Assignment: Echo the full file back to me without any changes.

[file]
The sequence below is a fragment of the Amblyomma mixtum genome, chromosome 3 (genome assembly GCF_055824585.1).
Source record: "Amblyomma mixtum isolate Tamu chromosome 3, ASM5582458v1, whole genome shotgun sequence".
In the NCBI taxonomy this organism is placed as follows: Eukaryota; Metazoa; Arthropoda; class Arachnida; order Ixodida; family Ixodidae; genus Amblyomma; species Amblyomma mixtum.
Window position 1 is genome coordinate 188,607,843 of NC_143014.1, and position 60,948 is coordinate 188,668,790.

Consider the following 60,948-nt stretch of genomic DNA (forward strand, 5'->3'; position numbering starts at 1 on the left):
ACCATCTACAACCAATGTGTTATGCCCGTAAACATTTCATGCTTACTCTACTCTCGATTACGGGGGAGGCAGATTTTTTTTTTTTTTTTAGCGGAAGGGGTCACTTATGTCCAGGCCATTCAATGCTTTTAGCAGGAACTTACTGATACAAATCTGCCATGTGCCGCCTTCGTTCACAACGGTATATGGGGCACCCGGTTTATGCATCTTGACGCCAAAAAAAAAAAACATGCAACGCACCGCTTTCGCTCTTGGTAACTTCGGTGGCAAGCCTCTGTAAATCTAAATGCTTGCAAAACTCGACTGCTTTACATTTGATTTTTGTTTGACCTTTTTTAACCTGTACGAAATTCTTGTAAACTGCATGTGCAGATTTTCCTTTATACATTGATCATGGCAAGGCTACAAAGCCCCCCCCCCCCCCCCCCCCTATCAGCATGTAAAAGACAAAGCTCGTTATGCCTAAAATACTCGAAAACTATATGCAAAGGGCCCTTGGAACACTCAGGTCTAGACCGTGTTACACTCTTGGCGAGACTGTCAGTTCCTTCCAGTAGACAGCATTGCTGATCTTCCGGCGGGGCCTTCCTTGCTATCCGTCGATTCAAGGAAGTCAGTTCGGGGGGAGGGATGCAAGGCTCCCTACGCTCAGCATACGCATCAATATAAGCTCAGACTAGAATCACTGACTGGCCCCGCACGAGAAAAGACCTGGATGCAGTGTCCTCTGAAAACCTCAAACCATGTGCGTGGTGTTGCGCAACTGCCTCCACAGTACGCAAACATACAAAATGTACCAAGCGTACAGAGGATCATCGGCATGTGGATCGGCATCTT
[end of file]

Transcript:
The sequence below is a fragment of the Amblyomma mixtum genome, chromosome 3 (genome assembly GCF_055824585.1).
Source record: "Amblyomma mixtum isolate Tamu chromosome 3, ASM5582458v1, whole genome shotgun sequence".
In the NCBI taxonomy this organism is placed as follows: Eukaryota; Metazoa; Arthropoda; class Arachnida; order Ixodida; family Ixodidae; genus Amblyomma; species Amblyomma mixtum.
Window position 1 is genome coordinate 188,607,843 of NC_143014.1, and position 60,948 is coordinate 188,668,790.

Consider the following 60,948-nt stretch of genomic DNA (forward strand, 5'->3'; position numbering starts at 1 on the left):
ACCATCTACAACCAATGTGTTATGCCCGTAAACATTTCATGCTTACTCTACTCTCGATTACGGGGGAGGCAGATTTTTTTTTTTTTTTTAGCGGAAGGGGTCACTTATGTCCAGGCCATTCAATGCTTTTAGCAGGAACTTACTGATACAAATCTGCCATGTGCCGCCTTCGTTCACAACGGTATATGGGGCACCCGGTTTATGCATCTTGACGCCAAAAAAAAAAAACATGCAACGCACCGCTTTCGCTCTTGGTAACTTCGGTGGCAAGCCTCTGTAAATCTAAATGCTTGCAAAACTCGACTGCTTTACATTTGATTTTTGTTTGACCTTTTTTAACCTGTACGAAATTCTTGTAAACTGCATGTGCAGATTTTCCTTTATACATTGATCATGGCAAGGCTACAAAGCCCCCCCCCCCCCCCCCCCCTATCAGCATGTAAAAGACAAAGCTCGTTATGCCTAAAATACTCGAAAACTATATGCAAAGGGCCCTTGGAACACTCAGGTCTAGACCGTGTTACACTCTTGGCGAGACTGTCAGTTCCTTCCAGTAGACAGCATTGCTGATCTTCCGGCGGGGCCTTCCTTGCTATCCGTCGATTCAAGGAAGTCAGTTCGGGGGGAGGGATGCAAGGCTCCCTACGCTCAGCATACGCATCAATATAAGCTCAGACTAGAATCACTGACTGGCCCCGCACGAGAAAAGACCTGGATGCAGTGTCCTCTGAAAACCTCAAACCATGTGCGTGGTGTTGCGCAACTGCCTCCACAGTACGCAAACATACAAAATGTACCAAGCGTACAGAGGATCATCGGCATGTGGATCGGCATCTT